The original version of this story was published in Portuguese on July 15 by Greenpeace Brazil.
Jair used both hands to cover his throat while tightly squeezing his eyes shut, showing that his throat “closed up” when he was infected with COVID-19. “Everything hurt,” he said, mimicking gestures and expressions of pain and suffering.
According to the leaders of the Dâw community, the pandemic affected almost all of its 140 residents.
The Dâw People (from the Naduhup linguistic family) live in the Waruá community. They are located on the right bank of the Rio Negro, in front of São Gabriel da Cachoeira in the state of Amazonas (AM), Brazil, a city where COVID-19 arrived abruptly at the end of April.
With a history scarred by episodes of violence and exploitation from non-Indigenous People, they almost became extinct in the 1980s, reaching just about 60 people. Today, the population is growing and undertakes cultural and language documentation projects in which the elders have been essential for passing on their knowledge.
“They are living in a time of rescuing and reaffirmation of their knowledge. Now, the pandemic has become a threat,” says Karolin Obert, a linguistics researcher who has worked with the Dâw People for over five years. According to her, the fear of extinction among them is real. “Epidemics are a recurring issue in the stories they tell. So, it ends up triggering a traumatic memory of diseases that non-indigenous people had transmitted in the past,” she said.
The vulnerability of this People reflects the situation of many Indigenous Peoples who are still fighting for better healthcare conditions and for their rights to be effectively guaranteed.
The memories of the past and closeness to the city made the news about COVID-19 scary for the population. “We were terrified, like in a panic. Everyone who passed through our community said that it was a powerful disease,” noted Roberto Carlos Fernandes Sanches, on-site professor, and leader. “I held a meeting and said, ‘we will have to leave the community.’”
From there, all the residents left their homes to isolate themselves inside the forest. They took shelter in wooden huts they use to make manioc flour or built emergency huts. Some shelters were approximately a 30-minute walk from the community, while others were located about two hours away on foot. “When we fled to the jungle, no one stayed behind. This community became a sad sight. Once in a while, I would call on my daughter and [see] only the empty houses. I wondered if my people would die,” remembers, emotionally, Auxiliadora Fernandes da Silva, teacher and community leader. “I don’t want my people to die, none of them, because my people are too few,” she adds.
As reported by the Dâw leaders, the families stayed inside the forest for a month. However, some of them began going to São Gabriel da Cachoeira to get supplies during this period, and the virus ended up spreading to them. Carlos believes that every community resident has been infected. Doctor Rafael Huff, from the Upper Rio Negro Special Indigenous Sanitary District (DSEI) that serves the community, agrees.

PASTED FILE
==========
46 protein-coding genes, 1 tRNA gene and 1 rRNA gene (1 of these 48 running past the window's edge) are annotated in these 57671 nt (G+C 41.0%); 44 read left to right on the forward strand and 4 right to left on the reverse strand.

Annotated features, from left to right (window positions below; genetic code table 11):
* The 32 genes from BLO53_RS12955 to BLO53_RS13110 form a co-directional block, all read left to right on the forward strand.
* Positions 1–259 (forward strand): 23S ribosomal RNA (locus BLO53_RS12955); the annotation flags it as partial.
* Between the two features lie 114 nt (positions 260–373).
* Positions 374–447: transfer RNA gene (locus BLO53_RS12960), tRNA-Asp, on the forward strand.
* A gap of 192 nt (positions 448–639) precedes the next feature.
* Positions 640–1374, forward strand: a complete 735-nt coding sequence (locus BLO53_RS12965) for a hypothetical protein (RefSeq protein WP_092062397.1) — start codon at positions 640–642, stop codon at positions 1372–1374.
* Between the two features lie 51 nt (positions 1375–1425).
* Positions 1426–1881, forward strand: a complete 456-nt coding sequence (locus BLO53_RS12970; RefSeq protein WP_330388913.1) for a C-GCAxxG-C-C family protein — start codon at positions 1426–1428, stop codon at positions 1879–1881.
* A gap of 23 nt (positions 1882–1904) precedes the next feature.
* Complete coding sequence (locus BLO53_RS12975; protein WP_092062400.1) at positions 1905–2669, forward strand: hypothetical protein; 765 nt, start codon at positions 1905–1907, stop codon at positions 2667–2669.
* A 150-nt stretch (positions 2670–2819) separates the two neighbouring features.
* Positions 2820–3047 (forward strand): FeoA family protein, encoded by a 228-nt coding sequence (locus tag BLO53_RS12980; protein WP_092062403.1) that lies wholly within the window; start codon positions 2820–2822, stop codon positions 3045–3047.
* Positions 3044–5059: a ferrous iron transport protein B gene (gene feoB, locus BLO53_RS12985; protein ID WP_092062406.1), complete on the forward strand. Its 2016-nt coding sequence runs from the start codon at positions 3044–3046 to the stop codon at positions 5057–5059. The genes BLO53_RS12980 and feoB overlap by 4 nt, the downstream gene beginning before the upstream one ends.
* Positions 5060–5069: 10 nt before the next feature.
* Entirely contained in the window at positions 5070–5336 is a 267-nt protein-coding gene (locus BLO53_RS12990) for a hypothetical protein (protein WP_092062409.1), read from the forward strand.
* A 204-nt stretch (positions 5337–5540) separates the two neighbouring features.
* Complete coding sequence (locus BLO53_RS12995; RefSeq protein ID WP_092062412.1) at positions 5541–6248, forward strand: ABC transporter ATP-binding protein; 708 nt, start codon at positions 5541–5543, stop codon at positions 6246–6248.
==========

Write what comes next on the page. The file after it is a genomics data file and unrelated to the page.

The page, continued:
“Virtually 100% of the community must have been infected,” he said. Most showed symptoms, but there were not enough tests for the entire population. According to the doctor, 25 quick tests were performed, of which 14 Dâw were identified as positive for COVID-19. However, he says he cannot rule out other cases because of the possibility of false-negative results, which are frequent in this type of test. Also, because the community has a collective lifestyle, and it is difficult for everyone to adopt the habit of using face masks.
The Coping with COVID-19 Committee, which is operating in São Gabriel da Cachoeira, took some preventive measures in the community and brought some hygiene products and protective masks. There was also a booklet with information about the disease printed in the Dâw language.
Fortunately, up until now, despite the high rate of local infection, there have been no deaths among the Dâw Indigenous People in the community. Besides the medical support from DSEI and the actions of the Coping with COVID-19 Committee, they are giving themselves treatment with herbal teas and root teas. “We worried day and night, and when we met, we said ‘keep drinking the tea,’” recalls Auxiliadora, about their time isolated in the jungle.
Jair, who described his experience when infected with the disease, is also proud to show a 2-liter bottle with a brown liquid. Inside is a homemade herbal tea, which he says helped him cope with the disease.
Despite the recovery of those affected by COVID-19, the fear that the Dâw People’s existence could end because of the disease remains among the leaders. “If the disease killed [us], our numbers would decrease further, so I ask the authorities to pay more attention to our people,” says Roberto Carlos. He is still waiting for the opportunity to be able to test the whole community and thus see how many of the Dâw People have actually contracted the disease. He has also asked for better healthcare conditions for the People.
Luana Lila is the Head of Storytelling at Greenpeace Brazil.
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